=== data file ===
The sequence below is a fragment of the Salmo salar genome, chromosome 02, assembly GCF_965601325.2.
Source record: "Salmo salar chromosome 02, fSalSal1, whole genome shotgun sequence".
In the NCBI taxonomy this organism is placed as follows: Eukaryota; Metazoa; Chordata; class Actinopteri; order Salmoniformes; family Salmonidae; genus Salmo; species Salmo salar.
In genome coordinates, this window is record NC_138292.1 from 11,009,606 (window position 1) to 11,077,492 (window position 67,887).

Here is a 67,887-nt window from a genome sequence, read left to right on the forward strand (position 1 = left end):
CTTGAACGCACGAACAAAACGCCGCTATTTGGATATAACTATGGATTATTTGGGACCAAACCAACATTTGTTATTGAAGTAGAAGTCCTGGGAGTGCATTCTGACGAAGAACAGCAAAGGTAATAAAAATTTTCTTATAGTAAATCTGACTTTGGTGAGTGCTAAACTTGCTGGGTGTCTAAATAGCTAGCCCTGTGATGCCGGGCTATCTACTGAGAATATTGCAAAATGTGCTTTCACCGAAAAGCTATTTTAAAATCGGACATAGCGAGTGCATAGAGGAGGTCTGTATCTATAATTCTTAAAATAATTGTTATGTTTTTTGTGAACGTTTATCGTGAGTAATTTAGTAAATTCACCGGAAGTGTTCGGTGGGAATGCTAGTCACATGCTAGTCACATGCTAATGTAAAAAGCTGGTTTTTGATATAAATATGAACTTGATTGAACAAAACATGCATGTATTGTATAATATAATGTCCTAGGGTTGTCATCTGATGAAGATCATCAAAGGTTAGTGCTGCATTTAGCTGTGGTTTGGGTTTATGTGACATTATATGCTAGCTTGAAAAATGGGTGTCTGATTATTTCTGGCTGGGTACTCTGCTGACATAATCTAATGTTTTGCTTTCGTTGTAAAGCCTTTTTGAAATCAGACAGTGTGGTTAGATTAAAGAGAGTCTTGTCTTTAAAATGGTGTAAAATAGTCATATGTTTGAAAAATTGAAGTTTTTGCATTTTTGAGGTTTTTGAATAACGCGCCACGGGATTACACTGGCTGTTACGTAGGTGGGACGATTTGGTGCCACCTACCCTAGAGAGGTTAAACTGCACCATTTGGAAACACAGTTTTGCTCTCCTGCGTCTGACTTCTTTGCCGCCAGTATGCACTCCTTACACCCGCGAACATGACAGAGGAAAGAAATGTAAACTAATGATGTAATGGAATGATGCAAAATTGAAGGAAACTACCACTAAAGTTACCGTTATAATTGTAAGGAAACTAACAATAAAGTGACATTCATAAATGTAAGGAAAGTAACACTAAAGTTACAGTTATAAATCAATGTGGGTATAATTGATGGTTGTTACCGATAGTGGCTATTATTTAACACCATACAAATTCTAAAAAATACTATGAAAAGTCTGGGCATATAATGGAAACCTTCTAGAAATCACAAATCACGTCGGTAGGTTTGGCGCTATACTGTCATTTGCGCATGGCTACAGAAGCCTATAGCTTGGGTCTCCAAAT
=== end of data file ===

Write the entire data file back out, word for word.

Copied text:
The sequence below is a fragment of the Salmo salar genome, chromosome 02, assembly GCF_965601325.2.
Source record: "Salmo salar chromosome 02, fSalSal1, whole genome shotgun sequence".
In the NCBI taxonomy this organism is placed as follows: Eukaryota; Metazoa; Chordata; class Actinopteri; order Salmoniformes; family Salmonidae; genus Salmo; species Salmo salar.
In genome coordinates, this window is record NC_138292.1 from 11,009,606 (window position 1) to 11,077,492 (window position 67,887).

Here is a 67,887-nt window from a genome sequence, read left to right on the forward strand (position 1 = left end):
CTTGAACGCACGAACAAAACGCCGCTATTTGGATATAACTATGGATTATTTGGGACCAAACCAACATTTGTTATTGAAGTAGAAGTCCTGGGAGTGCATTCTGACGAAGAACAGCAAAGGTAATAAAAATTTTCTTATAGTAAATCTGACTTTGGTGAGTGCTAAACTTGCTGGGTGTCTAAATAGCTAGCCCTGTGATGCCGGGCTATCTACTGAGAATATTGCAAAATGTGCTTTCACCGAAAAGCTATTTTAAAATCGGACATAGCGAGTGCATAGAGGAGGTCTGTATCTATAATTCTTAAAATAATTGTTATGTTTTTTGTGAACGTTTATCGTGAGTAATTTAGTAAATTCACCGGAAGTGTTCGGTGGGAATGCTAGTCACATGCTAGTCACATGCTAATGTAAAAAGCTGGTTTTTGATATAAATATGAACTTGATTGAACAAAACATGCATGTATTGTATAATATAATGTCCTAGGGTTGTCATCTGATGAAGATCATCAAAGGTTAGTGCTGCATTTAGCTGTGGTTTGGGTTTATGTGACATTATATGCTAGCTTGAAAAATGGGTGTCTGATTATTTCTGGCTGGGTACTCTGCTGACATAATCTAATGTTTTGCTTTCGTTGTAAAGCCTTTTTGAAATCAGACAGTGTGGTTAGATTAAAGAGAGTCTTGTCTTTAAAATGGTGTAAAATAGTCATATGTTTGAAAAATTGAAGTTTTTGCATTTTTGAGGTTTTTGAATAACGCGCCACGGGATTACACTGGCTGTTACGTAGGTGGGACGATTTGGTGCCACCTACCCTAGAGAGGTTAAACTGCACCATTTGGAAACACAGTTTTGCTCTCCTGCGTCTGACTTCTTTGCCGCCAGTATGCACTCCTTACACCCGCGAACATGACAGAGGAAAGAAATGTAAACTAATGATGTAATGGAATGATGCAAAATTGAAGGAAACTACCACTAAAGTTACCGTTATAATTGTAAGGAAACTAACAATAAAGTGACATTCATAAATGTAAGGAAAGTAACACTAAAGTTACAGTTATAAATCAATGTGGGTATAATTGATGGTTGTTACCGATAGTGGCTATTATTTAACACCATACAAATTCTAAAAAATACTATGAAAAGTCTGGGCATATAATGGAAACCTTCTAGAAATCACAAATCACGTCGGTAGGTTTGGCGCTATACTGTCATTTGCGCATGGCTACAGAAGCCTATAGCTTGGGTCTCCAAAT